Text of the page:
ASIA 382 Lecture Notes - Lecture 3: Vairocana, Mantra

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27 Jul 2016
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Mijiao
Mahavairocana sutra (Sutra of Great Sun)
Main Teachings
A) The oneness between the microcosm and the macrocosm
B) mantra (dharani, spells) words, phrases, or syllables chanted thoughtfully and
attentively (verbal): the verbal karma
C) mudra (“seal” or “sign”) (special hand gestures) (bodily): the bodily karma
D) mandala (“sacred circle”) (pictures used for meditation, by which people contemplate
the illuminated state of the universe and people’s mentality) (mental): the mental karma
E) Tantric rituals: a way through which people achieve the union between the human
and natural, the microcosmos and the macrocosmos
Impact in China
1) Relationship with Chan Buddhism:
Chan Buddhism’s jixing chenfo 即性成佛
(to achieve Buddhahood through the perfection of one’s nature, which isn’t, potentially,
different from Buddha-nature)
versus
Tantrism’s jishen chengfo 即身成佛
(to achieve Buddhahood through the perfection of one’s body, which is – potentially – no
different from dharma-body)
2) Relationship with Taoism:
a) Historical connections: Indian Tantrism’s source in Chinese Taoism? (the legend on
Mahacina)
b) Tantrism and Taoism’s view on the two forces in the universe (yin and yang)
c) the emphasis paid to human body: body cannot be regarded as purely physical and
corruptible; through some special training program, one can turn one’s physical body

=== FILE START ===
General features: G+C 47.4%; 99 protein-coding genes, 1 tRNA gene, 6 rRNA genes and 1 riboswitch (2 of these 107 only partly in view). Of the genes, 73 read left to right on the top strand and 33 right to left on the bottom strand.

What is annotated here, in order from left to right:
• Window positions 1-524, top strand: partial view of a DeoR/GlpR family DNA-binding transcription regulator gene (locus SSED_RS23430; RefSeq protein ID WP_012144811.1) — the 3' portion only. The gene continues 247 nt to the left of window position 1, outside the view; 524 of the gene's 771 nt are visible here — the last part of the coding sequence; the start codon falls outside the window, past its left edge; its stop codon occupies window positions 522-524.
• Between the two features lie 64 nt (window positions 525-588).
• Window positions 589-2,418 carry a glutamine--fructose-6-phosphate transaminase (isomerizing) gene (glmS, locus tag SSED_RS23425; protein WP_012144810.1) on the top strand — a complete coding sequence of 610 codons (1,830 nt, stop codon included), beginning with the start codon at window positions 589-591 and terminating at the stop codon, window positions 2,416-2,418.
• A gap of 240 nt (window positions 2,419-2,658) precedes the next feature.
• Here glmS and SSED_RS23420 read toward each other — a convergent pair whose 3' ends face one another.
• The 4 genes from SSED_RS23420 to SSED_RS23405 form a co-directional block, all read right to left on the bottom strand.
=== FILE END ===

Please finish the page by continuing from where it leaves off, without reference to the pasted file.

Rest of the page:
into a kind of indestructible, diamond-like bodies
d) Taoism and Tantrism’s departure from general religions with regards human body
3) Tantrism and Sciences in medieval China
a) Tantrism and Chinese medical sciences
b) Tantrism and the development of Chemical science in medieval China (Alchemy) elixir
c) Tantrism and sexual science: the emphasis on the necessity of practicing Tantrism
with one’s spouse
Pure-land Buddhism
1. Fundamental Text
Wuliang shou jing
(Sutra of the Immeasurable Life)
3. Role and Influences of Pure-land Buddhism in East Asian society
(1) immensely popularizing the Buddhist faith (Buddhism was further infiltrated into
various walks of the society, especially the grassroots ones)
(2) creating an immense room for Buddhism’s interaction (and merging sometime) with
other religious forms (especially those called popular [folklore] religions)
(3) the movement constituted a great source of inspiration for various visual (painting,
mural, sculptures, etc) and aural (music, etc) arts
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